Guest Post by Willis Eschenbach
I’m a long-time ocean devotee. I’ve spent a good chunk of my life on and under the ocean as a commercial and sport fisherman, a surfer, a blue-water sailor, and a commercial and sport diver. So I’m concerned that the new poster-boy of alarmism these days is sea-water “acidification” from CO2 dissolving into the ocean. Heck, even the name “acidification” is alarmist, because sea water is not acid, nor will it every be. What we are seeing is a slight reduction in how alkaline the sea water is.
There is a recent and interesting study in GRL by Byrne et al., entitled “Direct observations of basin-wide acidification of the North Pacific Ocean“. This study reports on the change in ocean alkalinity over a 15 year period (1991-2006) along a transect of the North Pacific from Hawaii to Alaska. (A “transect” is a path along which one measures some variable or variables.) Here is the path of the transect:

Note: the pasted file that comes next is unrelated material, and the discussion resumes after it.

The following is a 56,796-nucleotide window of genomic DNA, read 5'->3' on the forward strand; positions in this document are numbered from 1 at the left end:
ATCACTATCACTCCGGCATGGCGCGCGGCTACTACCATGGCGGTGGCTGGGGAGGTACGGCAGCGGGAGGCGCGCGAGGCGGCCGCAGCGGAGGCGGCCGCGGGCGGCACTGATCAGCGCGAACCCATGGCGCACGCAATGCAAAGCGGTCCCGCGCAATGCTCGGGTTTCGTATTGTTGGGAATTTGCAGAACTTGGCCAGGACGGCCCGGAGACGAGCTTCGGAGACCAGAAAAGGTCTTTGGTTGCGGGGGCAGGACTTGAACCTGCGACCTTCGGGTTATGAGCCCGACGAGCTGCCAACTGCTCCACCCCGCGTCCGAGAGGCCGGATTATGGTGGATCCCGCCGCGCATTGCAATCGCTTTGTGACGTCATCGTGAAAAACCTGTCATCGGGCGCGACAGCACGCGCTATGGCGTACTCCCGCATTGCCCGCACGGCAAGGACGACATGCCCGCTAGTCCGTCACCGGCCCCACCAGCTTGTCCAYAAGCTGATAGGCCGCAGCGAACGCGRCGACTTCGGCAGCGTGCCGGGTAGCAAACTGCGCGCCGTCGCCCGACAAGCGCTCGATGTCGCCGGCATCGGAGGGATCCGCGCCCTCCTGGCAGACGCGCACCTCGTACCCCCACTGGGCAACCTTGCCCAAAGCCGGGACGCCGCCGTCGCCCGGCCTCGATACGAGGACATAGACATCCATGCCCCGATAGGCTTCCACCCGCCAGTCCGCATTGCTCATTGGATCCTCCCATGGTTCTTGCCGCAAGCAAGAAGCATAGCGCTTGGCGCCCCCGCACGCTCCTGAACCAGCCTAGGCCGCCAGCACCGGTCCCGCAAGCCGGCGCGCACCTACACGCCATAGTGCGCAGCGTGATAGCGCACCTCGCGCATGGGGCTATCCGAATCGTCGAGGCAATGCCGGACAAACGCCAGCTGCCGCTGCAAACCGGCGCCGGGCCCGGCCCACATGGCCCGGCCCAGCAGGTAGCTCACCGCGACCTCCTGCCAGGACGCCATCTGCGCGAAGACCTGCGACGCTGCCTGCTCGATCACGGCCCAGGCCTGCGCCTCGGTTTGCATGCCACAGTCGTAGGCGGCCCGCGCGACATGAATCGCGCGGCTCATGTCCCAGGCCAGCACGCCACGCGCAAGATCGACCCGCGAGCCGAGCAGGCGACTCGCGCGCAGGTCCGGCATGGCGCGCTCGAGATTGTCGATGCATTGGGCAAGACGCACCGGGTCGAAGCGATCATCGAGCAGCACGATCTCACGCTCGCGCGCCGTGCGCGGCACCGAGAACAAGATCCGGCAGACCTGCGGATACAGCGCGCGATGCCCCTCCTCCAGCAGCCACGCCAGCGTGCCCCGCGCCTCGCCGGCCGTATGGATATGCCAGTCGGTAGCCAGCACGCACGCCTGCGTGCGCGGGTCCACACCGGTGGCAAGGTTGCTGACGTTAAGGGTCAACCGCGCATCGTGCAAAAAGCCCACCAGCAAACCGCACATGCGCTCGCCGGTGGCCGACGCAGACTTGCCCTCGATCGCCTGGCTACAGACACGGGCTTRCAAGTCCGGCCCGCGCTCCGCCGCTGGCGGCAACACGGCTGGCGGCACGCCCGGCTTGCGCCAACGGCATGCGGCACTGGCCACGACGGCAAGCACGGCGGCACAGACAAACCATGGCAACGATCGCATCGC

Figure 1. Path (transect) used for the measurement of the change in oceanic alkalinity.
I love researching climate, because there’s always so much to learn. Here’s what I learned from the Byrne et al. paper.
The first thing that I learned is that when you go from the tropics (Hawaii) to the North Pacific (Alaska), the water becomes less and less alkaline. Who knew? So even without any CO2, if you want to experience “acidification” of the ocean water, just go from Hawaii to Alaska … you didn’t notice the change from the “acidification”? You didn’t have your toenails dissolved by the increased acidity?